You are here

Mol Psychiatry DOI:10.1038/mp.2015.165

Genome-wide association study identifies SESTD1 as a novel risk gene for lithium-responsive bipolar disorder.

Publication TypeJournal Article
Year of Publication2016
AuthorsSong, J, Bergen, SE, Di Florio, A, Karlsson, R, Charney, A, Ruderfer, DM, Stahl, EA, Chambert, KD, Moran, JL, Gordon-Smith, K, Forty, L, Green, EK, Jones, I, Jones, L, Scolnick, EM, Sklar, P, Smoller, JW, Lichtenstein, P, Hultman, C, Craddock, N, Landen, M, Smoller, JW, Perlis, RH, Lee, PHyoun, Castro, VM, Hoffnagle, AG, Sklar, P, Stahl, EA, Purcell, SM, Ruderfer, DM, Charney, AW, Roussos, P, Pato, CPato Miche, Medeiros, H, Sobel, J, Craddock, N, Jones, I, Forty, L, Di Florio, A, Green, E, Jones, L, Gordon-Smith, K, Landén, M, Hultman, C, Jureus, A, Bergen, S, McCarroll, S, Moran, J, Smoller, JW, Chambert, K, Belliveau, RA
Corporate AuthorsMembers of the International Cohort Collection for Bipolar Disorder (ICCBD)
JournalMol Psychiatry
Volume21
Issue9
Pages1290-7
Date Published2016 Sep
ISSN1476-5578
KeywordsAdult, Antimanic Agents, Biomarkers, Pharmacological, Bipolar Disorder, Carrier Proteins, Female, Genetic Predisposition to Disease, Genetic Variation, Genome-Wide Association Study, Genotype, Humans, Lithium, Lithium Compounds, Male, Middle Aged, Polymorphism, Single Nucleotide, Risk Factors, Self Report, Sweden, United Kingdom
Abstract

Lithium is the mainstay prophylactic treatment for bipolar disorder (BD), but treatment response varies considerably across individuals. Patients who respond well to lithium treatment might represent a relatively homogeneous subtype of this genetically and phenotypically diverse disorder. Here, we performed genome-wide association studies (GWAS) to identify (i) specific genetic variations influencing lithium response and (ii) genetic variants associated with risk for lithium-responsive BD. Patients with BD and controls were recruited from Sweden and the United Kingdom. GWAS were performed on 2698 patients with subjectively defined (self-reported) lithium response and 1176 patients with objectively defined (clinically documented) lithium response. We next conducted GWAS comparing lithium responders with healthy controls (1639 subjective responders and 8899 controls; 323 objective responders and 6684 controls). Meta-analyses of Swedish and UK results revealed no significant associations with lithium response within the bipolar subjects. However, when comparing lithium-responsive patients with controls, two imputed markers attained genome-wide significant associations, among which one was validated in confirmatory genotyping (rs116323614, P=2.74 × 10(-8)). It is an intronic single-nucleotide polymorphism (SNP) on chromosome 2q31.2 in the gene SEC14 and spectrin domains 1 (SESTD1), which encodes a protein involved in regulation of phospholipids. Phospholipids have been strongly implicated as lithium treatment targets. Furthermore, we estimated the proportion of variance for lithium-responsive BD explained by common variants ('SNP heritability') as 0.25 and 0.29 using two definitions of lithium response. Our results revealed a genetic variant in SESTD1 associated with risk for lithium-responsive BD, suggesting that the understanding of BD etiology could be furthered by focusing on this subtype of BD.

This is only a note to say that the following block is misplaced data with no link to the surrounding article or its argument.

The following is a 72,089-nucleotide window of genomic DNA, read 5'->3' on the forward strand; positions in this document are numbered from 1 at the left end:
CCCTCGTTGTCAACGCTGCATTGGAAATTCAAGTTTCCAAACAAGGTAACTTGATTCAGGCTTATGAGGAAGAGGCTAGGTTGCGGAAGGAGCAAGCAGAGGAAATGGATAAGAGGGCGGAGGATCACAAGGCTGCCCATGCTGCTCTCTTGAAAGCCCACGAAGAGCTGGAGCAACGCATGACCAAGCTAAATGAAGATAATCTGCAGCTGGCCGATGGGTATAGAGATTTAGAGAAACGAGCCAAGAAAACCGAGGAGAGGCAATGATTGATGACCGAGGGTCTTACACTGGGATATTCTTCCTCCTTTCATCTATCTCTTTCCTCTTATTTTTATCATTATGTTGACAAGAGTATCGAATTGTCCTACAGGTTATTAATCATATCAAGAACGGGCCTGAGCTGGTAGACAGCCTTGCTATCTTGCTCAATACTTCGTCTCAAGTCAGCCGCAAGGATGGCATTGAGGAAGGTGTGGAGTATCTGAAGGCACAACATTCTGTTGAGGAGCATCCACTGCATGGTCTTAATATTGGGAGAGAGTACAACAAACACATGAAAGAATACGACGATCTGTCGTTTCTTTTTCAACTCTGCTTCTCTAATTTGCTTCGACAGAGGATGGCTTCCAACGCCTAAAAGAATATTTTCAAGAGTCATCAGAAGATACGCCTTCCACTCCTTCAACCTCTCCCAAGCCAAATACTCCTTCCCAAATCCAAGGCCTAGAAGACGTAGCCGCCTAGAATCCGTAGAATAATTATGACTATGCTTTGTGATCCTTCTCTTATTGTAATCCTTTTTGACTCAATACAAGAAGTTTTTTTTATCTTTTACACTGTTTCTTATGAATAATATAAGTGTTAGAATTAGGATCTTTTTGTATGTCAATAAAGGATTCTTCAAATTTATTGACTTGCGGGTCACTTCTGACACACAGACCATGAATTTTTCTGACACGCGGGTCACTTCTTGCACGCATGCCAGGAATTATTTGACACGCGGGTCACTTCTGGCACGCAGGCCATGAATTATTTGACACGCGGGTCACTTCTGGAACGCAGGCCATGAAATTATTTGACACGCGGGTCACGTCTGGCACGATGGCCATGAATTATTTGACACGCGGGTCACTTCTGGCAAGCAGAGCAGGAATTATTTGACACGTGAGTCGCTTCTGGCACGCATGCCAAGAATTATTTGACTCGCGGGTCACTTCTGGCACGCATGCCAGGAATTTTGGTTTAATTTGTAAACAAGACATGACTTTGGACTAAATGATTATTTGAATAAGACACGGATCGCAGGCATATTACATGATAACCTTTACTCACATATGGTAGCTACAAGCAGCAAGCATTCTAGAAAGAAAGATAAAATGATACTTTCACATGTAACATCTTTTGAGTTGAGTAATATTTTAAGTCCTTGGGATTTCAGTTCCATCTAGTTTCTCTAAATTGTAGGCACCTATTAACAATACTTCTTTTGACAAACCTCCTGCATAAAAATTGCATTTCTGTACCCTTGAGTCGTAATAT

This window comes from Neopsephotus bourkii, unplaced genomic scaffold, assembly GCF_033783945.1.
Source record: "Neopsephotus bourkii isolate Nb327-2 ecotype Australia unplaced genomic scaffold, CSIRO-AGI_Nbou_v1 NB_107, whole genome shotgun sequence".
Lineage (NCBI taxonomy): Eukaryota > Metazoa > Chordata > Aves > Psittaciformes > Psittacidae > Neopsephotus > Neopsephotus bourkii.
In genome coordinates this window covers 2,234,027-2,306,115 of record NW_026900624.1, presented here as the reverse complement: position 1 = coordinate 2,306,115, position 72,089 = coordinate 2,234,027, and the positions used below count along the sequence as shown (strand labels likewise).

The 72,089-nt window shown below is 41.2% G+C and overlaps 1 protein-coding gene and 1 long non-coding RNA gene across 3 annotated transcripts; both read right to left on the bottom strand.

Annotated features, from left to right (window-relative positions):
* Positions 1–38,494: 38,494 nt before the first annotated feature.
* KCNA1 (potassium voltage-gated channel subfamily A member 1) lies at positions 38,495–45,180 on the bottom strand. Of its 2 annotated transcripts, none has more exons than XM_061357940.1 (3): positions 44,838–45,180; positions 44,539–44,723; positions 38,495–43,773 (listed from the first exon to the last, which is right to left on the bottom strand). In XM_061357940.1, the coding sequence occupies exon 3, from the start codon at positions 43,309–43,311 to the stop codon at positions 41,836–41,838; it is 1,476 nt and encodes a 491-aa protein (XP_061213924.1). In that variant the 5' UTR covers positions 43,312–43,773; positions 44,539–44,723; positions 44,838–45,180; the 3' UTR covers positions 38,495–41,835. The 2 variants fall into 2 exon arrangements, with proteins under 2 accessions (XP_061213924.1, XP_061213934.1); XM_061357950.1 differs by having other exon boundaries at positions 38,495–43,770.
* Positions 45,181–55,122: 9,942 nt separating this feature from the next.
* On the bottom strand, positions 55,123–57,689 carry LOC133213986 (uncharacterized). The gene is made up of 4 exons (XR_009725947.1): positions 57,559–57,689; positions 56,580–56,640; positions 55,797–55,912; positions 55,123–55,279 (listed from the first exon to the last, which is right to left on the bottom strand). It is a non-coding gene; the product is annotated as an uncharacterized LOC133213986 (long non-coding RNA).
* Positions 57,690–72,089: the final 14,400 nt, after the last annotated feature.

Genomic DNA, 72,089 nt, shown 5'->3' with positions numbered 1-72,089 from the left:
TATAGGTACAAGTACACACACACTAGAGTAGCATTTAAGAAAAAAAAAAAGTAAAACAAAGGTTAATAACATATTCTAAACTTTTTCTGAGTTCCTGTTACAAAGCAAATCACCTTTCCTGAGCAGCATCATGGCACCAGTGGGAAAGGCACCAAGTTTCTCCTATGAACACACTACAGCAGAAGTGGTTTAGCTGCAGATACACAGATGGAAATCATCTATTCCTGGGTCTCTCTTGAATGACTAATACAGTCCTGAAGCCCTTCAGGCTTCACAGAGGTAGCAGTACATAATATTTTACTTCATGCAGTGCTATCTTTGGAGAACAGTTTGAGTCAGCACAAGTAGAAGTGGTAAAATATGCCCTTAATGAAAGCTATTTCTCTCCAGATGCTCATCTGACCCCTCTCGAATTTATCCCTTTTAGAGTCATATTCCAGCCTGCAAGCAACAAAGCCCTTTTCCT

URLhttp://dx.doi.org/10.1038/mp.2015.165
DOI10.1038/mp.2015.165
Pubmed

http://www.ncbi.nlm.nih.gov/pubmed/26503763?dopt=Abstract

Alternate JournalMol. Psychiatry
PubMed ID26503763
PubMed Central IDPMC4995544
Grant ListR01 MH106547 / MH / NIMH NIH HHS / United States
K99 MH101367 / MH / NIMH NIH HHS / United States
R01 MH106527 / MH / NIMH NIH HHS / United States
R01 MH106531 / MH / NIMH NIH HHS / United States
/ / Wellcome Trust / United Kingdom
MR/L010305/1 / / Medical Research Council / United Kingdom
R01 MH085542 / MH / NIMH NIH HHS / United States